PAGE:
FYI Blog

Avalon Dispatch 09.19.2023

Help us welcome Avalon’s newest VPs and join us in discussing the rise of low-dollar political donations, why people give, how to hold your audience’s attention, and what Hulu’s The Bear could teach nonprofits. Get the scoop on all this and more in today’s @AvalonFYI dispatch!

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Dear friends,

I’m enjoying a week of in-person engagement with Avalon team members and industry colleagues at TNPA’s Leadership Summit. In addition, Avalon senior leaders held a planning session yesterday, followed by a welcome dinner for Avalon’s newest VP, Bill Tucker. Bill is a phenomenal fundraiser with experience on both the client and the agency sides of our business. This will be his second tour of duty at Avalon, and we are delighted to have him back on the team. Welcome, Bill!

Congratulations also to Will Griffiths and Aly Wells for their recent promotions to VP. Both Will and Aly have long tenures at Avalon, are strong team leaders, and have outstanding track records advancing our clients’ programs. Together with Bill, they join an incredible team of Avalon senior fundraisers. Congrats to Avalon’s newest VPs!

Last week, I came across this New York Times op-ed about the rise of low-dollar political donations. I’ve viewed the increase in low-dollar contributions as the democratization of giving and an antidote to the rise of large donors with excessive influence and dark money. However, the author had a different take:

The rise of the small donor has been a key element driving the continuing decline of the major political parties…[and] a major factor in driving polarization.

The article covers many areas of campaign finance, including the influence of Super PACs, and is a sobering commentary on the landscape of campaign fundraising. We are, as always, grateful to our friends at the League of Women Voters and Common Cause and to our clients at the Brennan Center for Justice for shining a spotlight on these issues.

Also of note, researchers at Harvard Business School (HBS) and the University of Michigan are exploring the question, “What makes people give?” This HBS article reminds us to think about the objections donors have in mind as they review fundraising communications. It argues that donors are looking for excuses not to give simply because they are asked so frequently and can’t give every time. We have to remember that declines often mean “no, not now”, NOT “no, never”. The article also talks about self-interest as a motivating factor and makes an interesting point about premiums:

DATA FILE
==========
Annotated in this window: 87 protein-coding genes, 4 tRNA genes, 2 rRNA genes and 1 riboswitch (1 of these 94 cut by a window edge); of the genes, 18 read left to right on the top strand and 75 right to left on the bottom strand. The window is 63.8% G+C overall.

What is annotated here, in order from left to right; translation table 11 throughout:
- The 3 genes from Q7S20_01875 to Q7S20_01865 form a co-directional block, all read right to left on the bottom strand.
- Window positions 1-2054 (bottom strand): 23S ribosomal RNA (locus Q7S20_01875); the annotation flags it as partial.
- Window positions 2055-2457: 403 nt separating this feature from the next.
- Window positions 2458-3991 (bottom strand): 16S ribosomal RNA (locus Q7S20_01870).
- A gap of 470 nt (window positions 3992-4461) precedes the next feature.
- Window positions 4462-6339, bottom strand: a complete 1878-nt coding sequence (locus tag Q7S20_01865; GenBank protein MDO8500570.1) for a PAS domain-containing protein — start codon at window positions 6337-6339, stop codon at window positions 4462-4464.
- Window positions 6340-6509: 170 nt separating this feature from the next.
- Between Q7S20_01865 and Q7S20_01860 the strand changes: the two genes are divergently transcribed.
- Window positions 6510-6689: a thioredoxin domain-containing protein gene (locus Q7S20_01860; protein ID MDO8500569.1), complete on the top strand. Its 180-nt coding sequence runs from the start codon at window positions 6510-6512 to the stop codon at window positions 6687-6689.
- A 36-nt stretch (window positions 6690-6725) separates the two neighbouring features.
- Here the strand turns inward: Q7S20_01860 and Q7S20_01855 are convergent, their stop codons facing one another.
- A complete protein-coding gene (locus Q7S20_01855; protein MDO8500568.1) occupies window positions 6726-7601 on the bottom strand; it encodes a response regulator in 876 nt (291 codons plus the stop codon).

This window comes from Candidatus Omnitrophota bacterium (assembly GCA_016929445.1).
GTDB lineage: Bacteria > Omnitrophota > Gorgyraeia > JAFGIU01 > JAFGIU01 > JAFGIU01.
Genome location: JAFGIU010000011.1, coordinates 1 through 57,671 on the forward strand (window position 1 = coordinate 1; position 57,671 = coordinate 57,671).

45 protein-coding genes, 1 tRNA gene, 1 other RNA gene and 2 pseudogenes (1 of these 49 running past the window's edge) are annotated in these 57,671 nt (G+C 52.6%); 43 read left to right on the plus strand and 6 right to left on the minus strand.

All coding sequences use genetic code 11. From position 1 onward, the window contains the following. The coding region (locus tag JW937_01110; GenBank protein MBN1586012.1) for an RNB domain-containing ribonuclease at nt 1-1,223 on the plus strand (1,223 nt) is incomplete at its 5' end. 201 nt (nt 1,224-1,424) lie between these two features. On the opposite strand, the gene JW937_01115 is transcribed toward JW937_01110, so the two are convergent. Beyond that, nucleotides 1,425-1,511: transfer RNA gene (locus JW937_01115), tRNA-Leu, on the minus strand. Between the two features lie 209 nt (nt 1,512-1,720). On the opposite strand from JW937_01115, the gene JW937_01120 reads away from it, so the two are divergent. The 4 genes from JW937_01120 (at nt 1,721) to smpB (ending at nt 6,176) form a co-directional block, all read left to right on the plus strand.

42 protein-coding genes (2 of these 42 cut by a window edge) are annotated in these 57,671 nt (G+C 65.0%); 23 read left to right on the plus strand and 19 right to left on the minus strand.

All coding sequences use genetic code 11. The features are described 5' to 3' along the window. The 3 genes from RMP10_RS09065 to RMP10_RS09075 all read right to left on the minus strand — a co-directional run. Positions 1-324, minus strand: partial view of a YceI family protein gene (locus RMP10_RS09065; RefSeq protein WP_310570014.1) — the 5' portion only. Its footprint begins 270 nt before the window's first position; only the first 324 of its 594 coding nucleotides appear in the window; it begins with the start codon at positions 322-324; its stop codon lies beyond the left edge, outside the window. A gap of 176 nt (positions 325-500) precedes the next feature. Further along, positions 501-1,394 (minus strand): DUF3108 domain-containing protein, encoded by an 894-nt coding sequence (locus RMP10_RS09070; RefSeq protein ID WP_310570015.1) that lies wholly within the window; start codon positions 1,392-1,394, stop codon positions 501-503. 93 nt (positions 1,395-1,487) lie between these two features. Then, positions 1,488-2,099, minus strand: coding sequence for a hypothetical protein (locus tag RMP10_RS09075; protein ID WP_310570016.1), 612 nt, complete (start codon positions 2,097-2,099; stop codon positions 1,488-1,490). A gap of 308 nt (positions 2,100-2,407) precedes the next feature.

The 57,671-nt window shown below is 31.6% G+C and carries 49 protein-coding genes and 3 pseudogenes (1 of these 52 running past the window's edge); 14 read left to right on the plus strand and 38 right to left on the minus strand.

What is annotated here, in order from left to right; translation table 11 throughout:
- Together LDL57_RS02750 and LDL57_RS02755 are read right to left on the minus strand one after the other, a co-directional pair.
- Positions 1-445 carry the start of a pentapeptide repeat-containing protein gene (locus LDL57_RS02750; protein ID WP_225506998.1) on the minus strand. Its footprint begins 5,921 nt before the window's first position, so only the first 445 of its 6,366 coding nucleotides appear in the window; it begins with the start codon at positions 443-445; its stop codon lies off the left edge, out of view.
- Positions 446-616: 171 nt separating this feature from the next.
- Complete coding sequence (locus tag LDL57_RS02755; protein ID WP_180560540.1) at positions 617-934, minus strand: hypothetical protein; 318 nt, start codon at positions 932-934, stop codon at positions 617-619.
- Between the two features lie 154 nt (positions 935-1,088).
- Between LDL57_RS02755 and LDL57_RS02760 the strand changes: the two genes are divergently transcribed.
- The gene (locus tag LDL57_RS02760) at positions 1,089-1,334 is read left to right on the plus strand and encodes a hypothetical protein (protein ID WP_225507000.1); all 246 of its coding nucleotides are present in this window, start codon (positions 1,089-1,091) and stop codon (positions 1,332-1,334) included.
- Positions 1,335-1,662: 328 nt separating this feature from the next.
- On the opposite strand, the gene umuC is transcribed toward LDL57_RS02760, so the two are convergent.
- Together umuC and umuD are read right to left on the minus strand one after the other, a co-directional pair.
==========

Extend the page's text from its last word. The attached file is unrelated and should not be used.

Either you are buying an item with the proceeds going to charity, or you are making a donation and receiving an item in return. We found that the former ends up being a stronger motivator than the latter, because people compare those framings to different sets of behaviors: When you think about buying an item with the proceeds going to charity, you’re comparing that to other times you’ve made a purchase—and the fact that money is going to charity makes it seem like a better version of an economic transaction. Whereas, when you receive an item in return for your donation, your comparison point is other donations you’ve made—and the fact that you’re getting something for this supposedly altruistic act makes it seem like a worse version of a charitable act. So the difference in framing can affect both whether people want to engage in that behavior in the first place and how much they give as a result.

In addition, Knowledge at Wharton featured a podcast on “Surviving the Attention Economy: How to Keep Audiences Engaged.” Researcher Jonah Berger argues that holding attention is not only about your topic, but also about the language you use to present it. To hold an audience’s attention, aim for what Berger calls “processing ease” (making copy easier for donors to digest). In addition, be aware of how your language stirs emotion. According to Berger, certainty doesn’t hold attention as well as language that makes people feel uneasy or uncertain. However, we also need to offer hope for a solution—and, of course, provide opportunities to engage through giving.

Finally, thank you to Suzie McGuire at Names in the News for sharing this article on why Hulu’s The Bear is “required viewing for the nonprofit world.” Author Eboo Patel draws an interesting parallel between the enterprise of opening a restaurant and the enterprise of building a nonprofit. I love this observation and couldn’t agree more (especially since my brother is a chef!):

If someone can approach making an omelet as both a work of art and an act of service, surely I can approach writing a strategic plan or leading a staff retreat with the same spirit.

Take care,


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Allison Porter, President
Avalon Consulting Group
202-429-6080 ext. 102